by Wendy Strgar January 27, 2010
Tonight’s State of the Union Address by President Obama made me reconsider my research and work on positivity. The problems facing this country in the short and long term are sobering. The leadership’s willingness to work together to make changes long overdue is lacking. The cynicism and lack of involvement of the citizenry is understandable and also not helpful. The bigger a circle that you cast, the more complex and overwhelming the problems become.
Yet, President Obama remains optimistic in the face of all this, and also a little greyer as he orated about a future that can include all of us. There was nothing Pollyanna or sugar coated about his words. He realistically accounted for the slow and costly steps towards stability we have been traveling as well as the distasteful decisions we have had to make to get there. In spite of a Congress more divided than ever, he remains optimistic that the leaders can get out of their own way and do the right thing for the people who elected them to serve.
I really liked hearing his words of accountability. I was heartened to be reminded of the truth that instituting big changes for some 300 million of us is challenging, messy, loud work that requires commitment and dedication from all of us. The positive spin is the realistic one that is framed by the stories of real people that give us hope in both our collective values and of the power of individual acts to make big differences. Little boys who give their allowance for victims of an earthquake, and people willing to help in big and small ways in their community and even in disaster areas far from their homes.
Positive thinking is not a “pie in the sky — all your dreams come true” proposition, but rather the willingness to say yes over and over to the hard and sometimes thankless work of caring, of making life a little better for someone else. It is in the spirit of generosity and hope that our positive aspirations make the world a better place. Things are really hard for so many people and there is so much goodness in the world generated to deal with it all. Striking a balance between the needs and the resources is a continuous process.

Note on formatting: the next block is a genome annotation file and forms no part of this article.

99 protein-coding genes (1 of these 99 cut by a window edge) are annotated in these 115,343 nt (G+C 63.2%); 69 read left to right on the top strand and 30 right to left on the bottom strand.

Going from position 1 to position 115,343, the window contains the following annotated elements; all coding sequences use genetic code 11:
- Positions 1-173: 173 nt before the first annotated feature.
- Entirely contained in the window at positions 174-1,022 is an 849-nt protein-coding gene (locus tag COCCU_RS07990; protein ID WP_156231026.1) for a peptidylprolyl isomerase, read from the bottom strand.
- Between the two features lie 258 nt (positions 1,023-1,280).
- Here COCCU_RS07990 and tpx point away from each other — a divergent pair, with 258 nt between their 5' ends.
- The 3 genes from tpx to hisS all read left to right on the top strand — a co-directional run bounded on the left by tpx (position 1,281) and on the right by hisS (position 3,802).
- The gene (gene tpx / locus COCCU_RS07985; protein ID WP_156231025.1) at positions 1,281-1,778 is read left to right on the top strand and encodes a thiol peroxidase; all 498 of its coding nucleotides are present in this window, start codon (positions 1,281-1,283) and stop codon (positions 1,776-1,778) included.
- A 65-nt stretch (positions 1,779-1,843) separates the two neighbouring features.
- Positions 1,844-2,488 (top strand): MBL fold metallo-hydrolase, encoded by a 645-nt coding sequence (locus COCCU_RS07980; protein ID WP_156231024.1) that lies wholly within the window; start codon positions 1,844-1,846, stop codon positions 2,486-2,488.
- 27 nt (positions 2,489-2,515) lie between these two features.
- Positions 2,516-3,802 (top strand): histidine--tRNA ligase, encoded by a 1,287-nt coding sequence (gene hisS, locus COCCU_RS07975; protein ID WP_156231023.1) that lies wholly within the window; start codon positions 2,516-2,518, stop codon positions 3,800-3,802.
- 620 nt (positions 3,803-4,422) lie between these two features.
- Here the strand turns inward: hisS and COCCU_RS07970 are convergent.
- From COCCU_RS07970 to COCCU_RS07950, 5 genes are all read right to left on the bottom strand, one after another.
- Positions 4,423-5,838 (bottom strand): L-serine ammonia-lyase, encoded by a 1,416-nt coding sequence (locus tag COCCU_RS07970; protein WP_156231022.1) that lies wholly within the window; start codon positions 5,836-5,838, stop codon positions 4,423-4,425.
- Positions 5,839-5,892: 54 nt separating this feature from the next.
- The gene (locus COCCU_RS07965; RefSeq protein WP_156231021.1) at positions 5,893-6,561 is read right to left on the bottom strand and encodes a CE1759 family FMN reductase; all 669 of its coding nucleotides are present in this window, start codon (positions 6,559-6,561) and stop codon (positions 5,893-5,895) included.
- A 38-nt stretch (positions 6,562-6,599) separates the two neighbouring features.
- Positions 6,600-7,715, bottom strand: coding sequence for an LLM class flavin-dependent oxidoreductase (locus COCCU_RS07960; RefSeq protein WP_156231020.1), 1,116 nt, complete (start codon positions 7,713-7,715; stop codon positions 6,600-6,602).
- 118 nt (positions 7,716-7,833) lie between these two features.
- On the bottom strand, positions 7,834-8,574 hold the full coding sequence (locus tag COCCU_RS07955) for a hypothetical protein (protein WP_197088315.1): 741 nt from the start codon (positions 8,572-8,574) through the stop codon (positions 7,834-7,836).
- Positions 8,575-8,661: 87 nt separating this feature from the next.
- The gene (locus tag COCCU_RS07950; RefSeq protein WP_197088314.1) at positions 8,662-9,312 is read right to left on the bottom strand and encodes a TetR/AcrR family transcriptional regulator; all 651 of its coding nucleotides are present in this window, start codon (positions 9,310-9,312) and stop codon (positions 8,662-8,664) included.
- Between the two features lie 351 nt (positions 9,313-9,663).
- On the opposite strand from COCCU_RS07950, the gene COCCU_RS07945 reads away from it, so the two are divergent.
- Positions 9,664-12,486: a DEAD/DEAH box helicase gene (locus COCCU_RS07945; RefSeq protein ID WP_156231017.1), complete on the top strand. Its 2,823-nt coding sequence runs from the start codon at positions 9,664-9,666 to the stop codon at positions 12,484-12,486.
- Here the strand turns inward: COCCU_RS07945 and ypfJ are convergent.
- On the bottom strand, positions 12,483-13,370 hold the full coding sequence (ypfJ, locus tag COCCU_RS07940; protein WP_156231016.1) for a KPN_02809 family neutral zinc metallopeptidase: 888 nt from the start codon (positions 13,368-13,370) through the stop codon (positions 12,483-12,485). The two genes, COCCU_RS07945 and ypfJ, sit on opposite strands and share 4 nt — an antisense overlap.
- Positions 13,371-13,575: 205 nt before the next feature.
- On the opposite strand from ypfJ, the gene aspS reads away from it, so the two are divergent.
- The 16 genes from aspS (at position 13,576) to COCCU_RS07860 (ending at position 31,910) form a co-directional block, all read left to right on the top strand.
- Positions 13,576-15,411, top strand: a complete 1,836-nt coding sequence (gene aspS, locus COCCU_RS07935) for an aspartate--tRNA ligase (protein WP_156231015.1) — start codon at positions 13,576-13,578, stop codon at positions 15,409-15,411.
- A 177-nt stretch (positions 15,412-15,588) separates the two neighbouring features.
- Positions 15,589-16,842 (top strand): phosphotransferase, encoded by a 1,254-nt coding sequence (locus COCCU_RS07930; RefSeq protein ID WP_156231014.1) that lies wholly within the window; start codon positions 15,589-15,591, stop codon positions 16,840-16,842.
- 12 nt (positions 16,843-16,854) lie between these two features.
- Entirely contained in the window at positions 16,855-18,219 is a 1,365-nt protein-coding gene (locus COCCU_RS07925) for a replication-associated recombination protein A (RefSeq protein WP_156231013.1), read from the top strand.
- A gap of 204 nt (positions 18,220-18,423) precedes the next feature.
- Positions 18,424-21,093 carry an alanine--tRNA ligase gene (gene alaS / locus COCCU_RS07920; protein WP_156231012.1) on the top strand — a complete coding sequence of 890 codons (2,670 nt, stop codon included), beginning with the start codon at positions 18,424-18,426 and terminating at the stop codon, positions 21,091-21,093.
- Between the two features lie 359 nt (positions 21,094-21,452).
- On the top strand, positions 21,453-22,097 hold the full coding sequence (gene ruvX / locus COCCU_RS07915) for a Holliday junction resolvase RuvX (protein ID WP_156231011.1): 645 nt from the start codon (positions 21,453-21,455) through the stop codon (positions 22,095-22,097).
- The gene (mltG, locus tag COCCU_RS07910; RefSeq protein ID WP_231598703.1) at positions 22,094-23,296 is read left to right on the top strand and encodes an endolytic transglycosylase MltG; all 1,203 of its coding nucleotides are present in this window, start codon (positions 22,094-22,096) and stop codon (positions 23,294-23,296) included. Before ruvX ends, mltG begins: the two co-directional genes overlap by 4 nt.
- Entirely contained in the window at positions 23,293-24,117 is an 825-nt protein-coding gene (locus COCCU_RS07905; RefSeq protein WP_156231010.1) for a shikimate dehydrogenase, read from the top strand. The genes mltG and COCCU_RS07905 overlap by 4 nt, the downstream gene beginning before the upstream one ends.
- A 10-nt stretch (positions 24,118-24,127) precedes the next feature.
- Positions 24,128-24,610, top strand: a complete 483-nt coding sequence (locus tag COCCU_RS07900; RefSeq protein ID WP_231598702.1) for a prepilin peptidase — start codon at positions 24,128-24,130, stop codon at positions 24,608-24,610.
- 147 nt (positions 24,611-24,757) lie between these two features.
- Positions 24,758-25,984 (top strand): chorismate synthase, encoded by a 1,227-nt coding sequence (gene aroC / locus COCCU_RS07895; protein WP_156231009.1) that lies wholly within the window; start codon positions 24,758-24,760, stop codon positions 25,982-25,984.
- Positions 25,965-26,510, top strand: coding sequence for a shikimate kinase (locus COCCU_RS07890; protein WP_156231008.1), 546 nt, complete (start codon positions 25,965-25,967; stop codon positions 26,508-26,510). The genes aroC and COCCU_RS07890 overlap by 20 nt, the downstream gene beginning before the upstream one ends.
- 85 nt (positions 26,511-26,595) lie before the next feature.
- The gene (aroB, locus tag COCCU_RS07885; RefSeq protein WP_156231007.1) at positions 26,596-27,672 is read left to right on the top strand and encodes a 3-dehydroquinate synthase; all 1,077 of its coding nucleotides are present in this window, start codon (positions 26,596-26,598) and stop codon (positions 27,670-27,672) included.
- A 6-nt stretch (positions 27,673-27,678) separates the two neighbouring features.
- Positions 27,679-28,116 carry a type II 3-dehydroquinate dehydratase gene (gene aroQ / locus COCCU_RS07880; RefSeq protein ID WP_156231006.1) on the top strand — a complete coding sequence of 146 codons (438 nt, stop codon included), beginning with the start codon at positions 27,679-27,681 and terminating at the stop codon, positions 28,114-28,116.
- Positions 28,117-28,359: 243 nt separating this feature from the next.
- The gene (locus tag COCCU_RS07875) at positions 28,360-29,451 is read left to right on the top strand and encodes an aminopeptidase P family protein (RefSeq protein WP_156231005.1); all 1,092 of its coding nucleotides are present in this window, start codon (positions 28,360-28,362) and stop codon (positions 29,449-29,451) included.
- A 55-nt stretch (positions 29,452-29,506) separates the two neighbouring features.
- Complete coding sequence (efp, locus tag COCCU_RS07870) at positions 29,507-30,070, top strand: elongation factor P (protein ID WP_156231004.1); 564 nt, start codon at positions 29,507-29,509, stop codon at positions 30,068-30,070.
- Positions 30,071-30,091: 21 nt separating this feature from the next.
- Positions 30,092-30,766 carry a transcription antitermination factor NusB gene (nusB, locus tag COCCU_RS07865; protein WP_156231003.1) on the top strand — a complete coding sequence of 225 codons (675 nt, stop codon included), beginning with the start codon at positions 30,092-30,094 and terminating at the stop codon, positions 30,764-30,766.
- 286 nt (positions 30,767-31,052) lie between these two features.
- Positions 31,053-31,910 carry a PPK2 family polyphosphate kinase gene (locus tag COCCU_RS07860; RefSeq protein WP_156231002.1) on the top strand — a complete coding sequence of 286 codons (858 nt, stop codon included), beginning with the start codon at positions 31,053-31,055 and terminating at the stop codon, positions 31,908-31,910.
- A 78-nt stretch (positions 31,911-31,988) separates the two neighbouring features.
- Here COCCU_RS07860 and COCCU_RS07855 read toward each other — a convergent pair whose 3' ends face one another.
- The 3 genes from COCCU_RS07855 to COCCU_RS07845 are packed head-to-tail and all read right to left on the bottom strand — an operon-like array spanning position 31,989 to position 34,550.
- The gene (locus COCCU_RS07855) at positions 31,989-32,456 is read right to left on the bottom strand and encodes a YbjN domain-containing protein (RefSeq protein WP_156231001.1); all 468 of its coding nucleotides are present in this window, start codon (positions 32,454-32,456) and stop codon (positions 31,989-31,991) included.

It is easy to let the state of things get the better of us. Calling up what is courageous and altruistic in our humanity and demanding that it be the foundation of the civilization we are creating together is the only positive future we can build.
by Wendy Strgar May 17, 2018
It becomes hard to trust your own thinking when nothing seems to be working. The space between how I thought it would go and how it is going seems to widen in front of my eyes. Maybe most difficult of all is how often the undesirable outcomes around us spill over into our relationships, both at home and at work. An errant comment too easily turns into an argument. I become blind to my impact on people around me, caught up in the unresolved problems surrounding me. During times like these, we often underestimate the power of the choices we make and how it can create a path back towards what’s working or down the slippery slope of self-destruction, which my husband affectionately calls “flirting with the gutter.”
Here is my short list to making it better when it isn’t working at all. Each one helps you do the next one, so start at the beginning and work your way down.
by Wendy Strgar May 03, 2018
by Wendy Strgar April 26, 2018